Pilot Information

Certificate: Private
Age: 65, Male
Airplane Rating(s): Single-engine Land
Seat Occupied: Left
Other Aircraft Rating(s): None
Restraint Used: Unknown
Instrument Rating(s): None
Second Pilot Present: No
Instructor Rating(s): None
Toxicology Performed: Yes
Medical Certification: Class 3 With Waivers/Limitations
Last FAA Medical Exam: 02/19/2015
Occupational Pilot: No
Last Flight Review or Equivalent: 08/13/2016
Flight Time:  (Estimated) 606 hours (Total, all aircraft), 300 hours (Total, this make and model), 3 hours (Last 90 days, all aircraft) 

According to Federal Aviation Administration (FAA) airmen records, the pilot held a private pilot certificate with a rating for airplane single-engine land. He did not possess an instrument rating. His most recent FAA third-class medical certificate was issued February 19, 2015, at which time he reported 579 total hours of flight experience. According to his logbook, as of January 28, 2017, he had accrued a total of 606 hours of flight experience that included 3 hours in the 90 days preceding the accident. He had logged a total of 4.6 hours of simulated instrument flight time of which the most recent was 0.3 hour during his last flight review performed on August 13, 2016, in the accident airplane.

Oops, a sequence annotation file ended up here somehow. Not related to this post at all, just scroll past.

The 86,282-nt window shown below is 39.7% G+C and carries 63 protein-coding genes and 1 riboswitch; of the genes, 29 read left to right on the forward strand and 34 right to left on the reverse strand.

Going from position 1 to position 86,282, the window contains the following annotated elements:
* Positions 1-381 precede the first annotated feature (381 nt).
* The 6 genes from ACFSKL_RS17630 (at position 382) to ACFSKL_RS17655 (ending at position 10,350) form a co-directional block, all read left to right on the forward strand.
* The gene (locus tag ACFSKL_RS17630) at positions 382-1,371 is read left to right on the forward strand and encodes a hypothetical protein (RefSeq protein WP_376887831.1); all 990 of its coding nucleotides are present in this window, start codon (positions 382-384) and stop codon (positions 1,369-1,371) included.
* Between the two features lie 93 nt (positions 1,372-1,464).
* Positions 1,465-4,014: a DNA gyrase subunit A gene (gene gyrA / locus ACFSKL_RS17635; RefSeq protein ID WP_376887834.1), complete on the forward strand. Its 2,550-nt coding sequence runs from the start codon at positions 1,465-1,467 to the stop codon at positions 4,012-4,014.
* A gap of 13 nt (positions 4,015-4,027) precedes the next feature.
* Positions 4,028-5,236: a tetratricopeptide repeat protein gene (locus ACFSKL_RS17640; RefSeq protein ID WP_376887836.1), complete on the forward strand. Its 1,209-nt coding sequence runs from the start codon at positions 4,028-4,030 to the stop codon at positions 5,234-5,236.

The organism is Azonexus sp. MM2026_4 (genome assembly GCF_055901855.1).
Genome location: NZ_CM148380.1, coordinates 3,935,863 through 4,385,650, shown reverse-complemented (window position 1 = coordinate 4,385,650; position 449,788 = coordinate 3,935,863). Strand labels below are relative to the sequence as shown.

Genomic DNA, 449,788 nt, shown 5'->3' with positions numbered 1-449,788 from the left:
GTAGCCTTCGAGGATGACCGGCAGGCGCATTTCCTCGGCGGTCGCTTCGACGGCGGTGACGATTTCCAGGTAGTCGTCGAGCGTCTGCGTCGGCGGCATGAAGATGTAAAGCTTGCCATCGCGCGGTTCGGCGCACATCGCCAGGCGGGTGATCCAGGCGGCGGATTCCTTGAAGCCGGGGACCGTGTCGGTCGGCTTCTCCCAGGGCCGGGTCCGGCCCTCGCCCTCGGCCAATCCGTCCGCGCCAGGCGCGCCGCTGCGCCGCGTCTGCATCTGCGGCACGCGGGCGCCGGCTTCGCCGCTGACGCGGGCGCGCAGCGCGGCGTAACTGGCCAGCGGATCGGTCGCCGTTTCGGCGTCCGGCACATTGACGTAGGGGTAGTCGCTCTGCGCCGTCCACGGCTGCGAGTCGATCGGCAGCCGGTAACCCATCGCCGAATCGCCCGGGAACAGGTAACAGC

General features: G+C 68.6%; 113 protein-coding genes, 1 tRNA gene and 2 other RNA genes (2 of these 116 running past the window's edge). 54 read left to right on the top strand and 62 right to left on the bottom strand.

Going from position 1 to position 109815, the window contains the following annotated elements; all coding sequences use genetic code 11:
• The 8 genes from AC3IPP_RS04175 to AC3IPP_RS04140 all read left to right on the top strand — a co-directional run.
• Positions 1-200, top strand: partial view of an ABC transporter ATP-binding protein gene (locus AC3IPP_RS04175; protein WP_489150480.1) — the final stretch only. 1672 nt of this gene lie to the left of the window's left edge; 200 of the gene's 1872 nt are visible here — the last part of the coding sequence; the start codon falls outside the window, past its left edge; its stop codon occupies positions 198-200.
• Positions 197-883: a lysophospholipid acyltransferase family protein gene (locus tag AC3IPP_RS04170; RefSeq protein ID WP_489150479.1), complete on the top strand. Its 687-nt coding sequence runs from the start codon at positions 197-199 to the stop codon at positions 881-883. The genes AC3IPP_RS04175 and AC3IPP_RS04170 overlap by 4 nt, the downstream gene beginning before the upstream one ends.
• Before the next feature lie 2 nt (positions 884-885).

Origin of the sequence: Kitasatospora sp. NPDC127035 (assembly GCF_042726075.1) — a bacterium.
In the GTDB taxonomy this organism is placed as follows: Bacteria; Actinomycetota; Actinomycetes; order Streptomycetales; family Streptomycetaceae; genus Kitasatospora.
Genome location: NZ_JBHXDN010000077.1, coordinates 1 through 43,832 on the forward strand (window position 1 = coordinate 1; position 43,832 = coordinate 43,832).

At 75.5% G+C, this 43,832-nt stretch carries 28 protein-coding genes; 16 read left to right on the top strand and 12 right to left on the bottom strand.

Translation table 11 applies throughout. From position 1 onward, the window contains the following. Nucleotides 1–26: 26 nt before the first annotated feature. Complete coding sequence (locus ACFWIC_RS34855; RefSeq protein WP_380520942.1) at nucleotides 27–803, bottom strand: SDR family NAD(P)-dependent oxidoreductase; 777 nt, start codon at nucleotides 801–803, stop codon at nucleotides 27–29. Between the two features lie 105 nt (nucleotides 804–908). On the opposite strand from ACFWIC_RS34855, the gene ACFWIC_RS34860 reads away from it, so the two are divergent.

Aircraft and Owner/Operator Information

Aircraft Make: PIPER
Registration: N4504X
Model/Series: PA28R 200
Aircraft Category: Airplane
Year of Manufacture: 1975
Amateur Built: No
Airworthiness Certificate: Normal
Serial Number: 28R-7635065
Landing Gear Type: Retractable - Tricycle
Seats: 4
Date/Type of Last Inspection: 05/01/2016, Annual
Certified Max Gross Wt.: 2600 lbs
Time Since Last Inspection: 14 Hours
Engines: 1 Reciprocating
Airframe Total Time: 2806.2 Hours as of last inspection
Engine Manufacturer: Lycoming
ELT: C91  installed, not activated
Engine Model/Series: IO-360-C1C
Registered Owner: FLYING ARROW LLC
Rated Power: 200 hp
Operating Certificate(s) Held: None

According to FAA records, the airplane was manufactured in 1975. It was equipped with a fuel-injected, horizontally-opposed four-cylinder, direct-drive, air-cooled Lycoming IO-360-C1C engine. Damaged portions of the maintenance logbook were found inside the airplane. The most recent annual inspection was completed May 1, 2016, at 2,806 total airframe hours. The airplane had accrued 14 hours since that date. The engine total time and time since overhaul could not be determined from the logbook remnants.

Meteorological Information and Flight Plan